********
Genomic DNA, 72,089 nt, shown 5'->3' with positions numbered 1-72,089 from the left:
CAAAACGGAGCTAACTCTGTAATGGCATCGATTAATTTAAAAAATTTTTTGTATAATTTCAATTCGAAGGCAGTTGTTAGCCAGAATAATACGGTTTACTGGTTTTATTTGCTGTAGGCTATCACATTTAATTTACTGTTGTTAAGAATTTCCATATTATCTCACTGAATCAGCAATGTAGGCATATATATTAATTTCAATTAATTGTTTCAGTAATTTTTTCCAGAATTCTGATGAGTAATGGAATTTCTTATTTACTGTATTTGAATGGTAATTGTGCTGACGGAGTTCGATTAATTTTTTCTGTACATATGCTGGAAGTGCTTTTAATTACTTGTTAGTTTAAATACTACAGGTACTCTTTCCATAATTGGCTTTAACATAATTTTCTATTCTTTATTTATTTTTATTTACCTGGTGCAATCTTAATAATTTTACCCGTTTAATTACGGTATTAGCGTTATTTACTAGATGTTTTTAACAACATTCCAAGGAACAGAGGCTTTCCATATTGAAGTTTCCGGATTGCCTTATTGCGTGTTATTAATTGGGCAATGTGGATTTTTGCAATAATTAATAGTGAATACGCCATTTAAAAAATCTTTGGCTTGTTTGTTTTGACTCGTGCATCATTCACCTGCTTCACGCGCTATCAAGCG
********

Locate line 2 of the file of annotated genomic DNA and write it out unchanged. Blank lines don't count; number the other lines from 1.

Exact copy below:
CAAAACGGAGCTAACTCTGTAATGGCATCGATTAATTTAAAAAATTTTTTGTATAATTTCAATTCGAAGGCAGTTGTTAGCCAGAATAATACGGTTTACTGGTTTTATTTGCTGTAGGCTATCACATTTAATTTACTGTTGTTAAGAATTTCCATATTATCTCACTGAATCAGCAATGTAGGCATATATATTAATTTCAATTAATTGTTTCAGTAATTTTTTCCAGAATTCTGATGAGTAATGGAATTTCTTATTTACTGTATTTGAATGGTAATTGTGCTGACGGAGTTCGATTAATTTTTTCTGTACATATGCTGGAAGTGCTTTTAATTACTTGTTAGTTTAAATACTACAGGTACTCTTTCCATAATTGGCTTTAACATAATTTTCTATTCTTTATTTATTTTTATTTACCTGGTGCAATCTTAATAATTTTACCCGTTTAATTACGGTATTAGCGTTATTTACTAGATGTTTTTAACAACATTCCAAGGAACAGAGGCTTTCCATATTGAAGTTTCCGGATTGCCTTATTGCGTGTTATTAATTGGGCAATGTGGATTTTTGCAATAATTAATAGTGAATACGCCATTTAAAAAATCTTTGGCTTGTTTGTTTTGACTCGTGCATCATTCACCTGCTTCACGCGCTATCAAGCG